As a Frenchman and by definition, I like any labels on which there are frogs. Colour: white wine. Nose: the exact opposite, with a pristine profile, incredible chalk and plaster, granny smith, lemon, iodine, mercurochrome, lime, rhubarb, kiwi, red currant, cranberry, gooseberry… No more! With water: oh, the nicest porridge and muesli in the world. Mouth (neat): exceptionally pure fruitiness. Apples, mirabelles (big time), papayas, grapefruits… With water: grassier, greener, a notch bitterer but still extremely fine. Leaves and fruit peel. Finish: long, very tart now. Biting into some bitter orange, somewhere in Andalusia. Big mistake! Comments: drop of Zeus', liquid art indeed. Follow this example, quit any lousy finishings! (and to ourselves, buy more sherry WINE) I almost went even higher than…

SGP:661 - 89 points.


Linkwood 12 yo 2010/2022 (51.7%, The Collaboration, Bordeaux wine finish) Three stars and a half
Bordeaux? If they must… But right or left bank? Red or white (or rosé)? Merlot-driven or Cabernet? If white, sweet or dry? Hell, and which château? What's reassuring is that this is a Swiss bottling, while we all know the Swiss know their wine. Let's simply trust them… Colour: light gold with an apricotty hue. So, red wine. Nose: ticks the box. Praline tarte rather than cassis and geranium leaves, no excessive red berry jam, some proper doughy and caky notes, no high-peppers from French oak… Looks like we're safe, this far. With water: some bay leaves and some, well, Swiss cheese. A little fermentary. Mouth (neat): sweet, very peppery indeed. This is where it's getting a little difficult in my book, with quite some spicy barrique juice. Big clove, cinnamon, chilli, cracked pepper… With water: hold on, this time everything is falling in line. Zwetschke tarte and blood oranges. A little green pepper in the background. Finish: rather long, spicy and 'red'. As in red fruits. Comments: nose neat, drink with water. One of my favourites in this style that I don't like too much in general.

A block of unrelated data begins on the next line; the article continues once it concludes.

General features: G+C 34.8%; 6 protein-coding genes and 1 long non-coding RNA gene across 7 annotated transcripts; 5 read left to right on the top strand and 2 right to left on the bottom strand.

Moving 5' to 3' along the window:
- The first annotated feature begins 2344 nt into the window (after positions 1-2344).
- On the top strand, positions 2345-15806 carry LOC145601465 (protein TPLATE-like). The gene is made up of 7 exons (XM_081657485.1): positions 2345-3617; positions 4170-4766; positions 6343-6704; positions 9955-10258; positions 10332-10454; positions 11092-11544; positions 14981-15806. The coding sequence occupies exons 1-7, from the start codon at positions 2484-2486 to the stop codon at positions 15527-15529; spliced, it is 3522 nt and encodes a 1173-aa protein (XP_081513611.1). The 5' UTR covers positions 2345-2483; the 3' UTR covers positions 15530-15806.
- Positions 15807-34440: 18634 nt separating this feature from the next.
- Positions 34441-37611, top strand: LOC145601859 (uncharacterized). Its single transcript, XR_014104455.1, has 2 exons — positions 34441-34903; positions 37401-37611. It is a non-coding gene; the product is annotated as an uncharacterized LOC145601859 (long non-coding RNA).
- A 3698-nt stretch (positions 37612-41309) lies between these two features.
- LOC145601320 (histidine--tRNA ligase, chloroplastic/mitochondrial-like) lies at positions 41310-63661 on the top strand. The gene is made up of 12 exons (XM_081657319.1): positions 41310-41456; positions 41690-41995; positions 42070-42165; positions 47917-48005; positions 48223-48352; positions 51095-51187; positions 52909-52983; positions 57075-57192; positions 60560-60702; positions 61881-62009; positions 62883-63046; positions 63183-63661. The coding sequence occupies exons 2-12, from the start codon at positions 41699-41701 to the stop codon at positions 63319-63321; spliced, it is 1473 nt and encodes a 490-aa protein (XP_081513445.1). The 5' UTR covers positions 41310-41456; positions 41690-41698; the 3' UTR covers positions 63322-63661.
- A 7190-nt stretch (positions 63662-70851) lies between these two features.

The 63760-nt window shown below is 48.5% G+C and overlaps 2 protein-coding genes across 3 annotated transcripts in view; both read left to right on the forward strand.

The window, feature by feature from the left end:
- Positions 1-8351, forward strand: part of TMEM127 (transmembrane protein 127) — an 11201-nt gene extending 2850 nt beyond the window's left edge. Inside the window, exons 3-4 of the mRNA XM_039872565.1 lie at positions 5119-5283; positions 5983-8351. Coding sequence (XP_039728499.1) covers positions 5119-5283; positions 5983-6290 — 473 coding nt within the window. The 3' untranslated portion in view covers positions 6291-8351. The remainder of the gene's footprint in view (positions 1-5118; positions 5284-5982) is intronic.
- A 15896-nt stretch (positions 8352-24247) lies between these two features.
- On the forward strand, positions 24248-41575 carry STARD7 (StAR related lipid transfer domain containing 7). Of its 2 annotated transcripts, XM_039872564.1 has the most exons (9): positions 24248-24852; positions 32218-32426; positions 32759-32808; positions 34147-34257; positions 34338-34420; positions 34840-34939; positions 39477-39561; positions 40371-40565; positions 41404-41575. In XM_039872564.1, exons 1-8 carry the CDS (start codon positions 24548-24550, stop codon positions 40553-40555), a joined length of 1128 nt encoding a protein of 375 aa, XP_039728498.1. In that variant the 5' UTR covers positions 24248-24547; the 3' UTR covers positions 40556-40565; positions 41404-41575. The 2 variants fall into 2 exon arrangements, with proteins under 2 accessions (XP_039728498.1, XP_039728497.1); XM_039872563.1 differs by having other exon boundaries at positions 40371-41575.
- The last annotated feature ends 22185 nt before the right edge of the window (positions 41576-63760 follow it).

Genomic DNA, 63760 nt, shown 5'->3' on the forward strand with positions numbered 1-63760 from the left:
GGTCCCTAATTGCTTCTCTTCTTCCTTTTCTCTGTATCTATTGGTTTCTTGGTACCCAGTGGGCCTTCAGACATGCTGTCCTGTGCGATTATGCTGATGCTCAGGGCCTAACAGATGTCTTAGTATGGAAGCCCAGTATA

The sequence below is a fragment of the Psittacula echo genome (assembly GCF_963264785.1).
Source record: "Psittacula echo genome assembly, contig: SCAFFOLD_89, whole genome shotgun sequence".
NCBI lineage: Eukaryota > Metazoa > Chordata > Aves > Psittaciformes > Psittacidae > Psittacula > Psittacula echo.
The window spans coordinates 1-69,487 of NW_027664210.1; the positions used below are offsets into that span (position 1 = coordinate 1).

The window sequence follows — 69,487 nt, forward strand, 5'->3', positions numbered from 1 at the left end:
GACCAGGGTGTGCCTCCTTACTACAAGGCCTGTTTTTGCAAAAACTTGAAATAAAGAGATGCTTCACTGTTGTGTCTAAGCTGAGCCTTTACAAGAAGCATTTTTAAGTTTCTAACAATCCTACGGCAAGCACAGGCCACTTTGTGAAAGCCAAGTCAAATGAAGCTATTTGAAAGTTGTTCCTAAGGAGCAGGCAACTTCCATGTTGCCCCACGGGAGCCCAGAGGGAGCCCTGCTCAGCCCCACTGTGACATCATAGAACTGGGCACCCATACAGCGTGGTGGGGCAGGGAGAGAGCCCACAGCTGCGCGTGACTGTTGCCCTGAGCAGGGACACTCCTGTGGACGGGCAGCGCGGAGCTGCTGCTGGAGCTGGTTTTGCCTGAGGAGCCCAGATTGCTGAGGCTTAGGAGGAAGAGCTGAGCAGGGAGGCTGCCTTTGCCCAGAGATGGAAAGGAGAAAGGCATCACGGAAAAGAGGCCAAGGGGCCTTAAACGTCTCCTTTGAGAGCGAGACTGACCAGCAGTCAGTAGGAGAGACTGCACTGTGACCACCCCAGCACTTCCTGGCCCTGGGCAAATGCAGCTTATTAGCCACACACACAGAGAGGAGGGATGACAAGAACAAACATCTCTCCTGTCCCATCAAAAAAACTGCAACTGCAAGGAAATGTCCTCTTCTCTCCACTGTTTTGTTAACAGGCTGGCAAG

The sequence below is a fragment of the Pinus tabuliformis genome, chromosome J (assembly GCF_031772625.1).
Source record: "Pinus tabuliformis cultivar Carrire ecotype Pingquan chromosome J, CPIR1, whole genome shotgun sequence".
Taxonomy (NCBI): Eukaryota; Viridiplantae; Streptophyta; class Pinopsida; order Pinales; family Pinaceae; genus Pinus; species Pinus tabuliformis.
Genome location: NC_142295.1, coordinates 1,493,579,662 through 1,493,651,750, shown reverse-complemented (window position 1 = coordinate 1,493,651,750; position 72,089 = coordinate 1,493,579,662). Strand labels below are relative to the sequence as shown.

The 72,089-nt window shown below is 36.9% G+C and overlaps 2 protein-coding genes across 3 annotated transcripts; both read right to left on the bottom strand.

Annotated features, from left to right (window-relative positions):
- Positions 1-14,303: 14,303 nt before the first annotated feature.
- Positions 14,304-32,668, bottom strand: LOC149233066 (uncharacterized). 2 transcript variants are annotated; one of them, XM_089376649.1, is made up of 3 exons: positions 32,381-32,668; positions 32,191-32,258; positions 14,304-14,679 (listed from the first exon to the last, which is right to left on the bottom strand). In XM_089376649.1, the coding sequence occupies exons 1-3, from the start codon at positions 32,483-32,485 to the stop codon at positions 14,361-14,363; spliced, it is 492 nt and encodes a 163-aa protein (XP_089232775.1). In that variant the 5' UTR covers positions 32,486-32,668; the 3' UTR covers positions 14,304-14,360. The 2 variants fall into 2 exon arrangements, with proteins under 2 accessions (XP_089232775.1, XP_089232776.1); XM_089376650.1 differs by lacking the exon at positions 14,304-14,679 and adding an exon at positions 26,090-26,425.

SGP:561 - 84 points.

While we're at it…


Linkwood 12 yo 2008/2021 (50.3%, Chapter 7, Monologue, Port Quarter Cask, cask #308314A, 120 bottles) Four stars
Some Port and some quarter cask. For research… Colour: gold. Nose: holy Suzy, this is weird, very un-Scotch, rather brandy de Jerez blended with Jaeger, but I kind of like it. A bag of pine needles, black earth, compost, overripe peaches (breast of Venus, no less), cedarwood, nectarines, cigars… watch it, it grows on you. With water: ale, artisan kriek beer, clafoutis, old Nuits-St-Georges… Mouth (neat): very good, I'm afraid. Between some very old brandy de Jerez indeed, some crazy gravy, a pipeful of moist black tobacco, and Mon Chéri. With water: even better. It swims extremely well. Finish: I was sure it would be a wreck. Well, the finish is not that great, probably a tad too leafy, dry and bitter. Comments: hate quarter casks, hate Port (in my whisky, love Port otherwise), rather love this wee Linkwood. I really need to see a therapist, preferably from the Lacanian school.

SGP:661 - 87 points.

Please a last one, but there might be another large flight coming right tomorrow…


Linkwood 13 yo 2008/2022 (57.4%, Whisky AGE, hogshead, cask # 305721, 271 bottles) Four stars and a half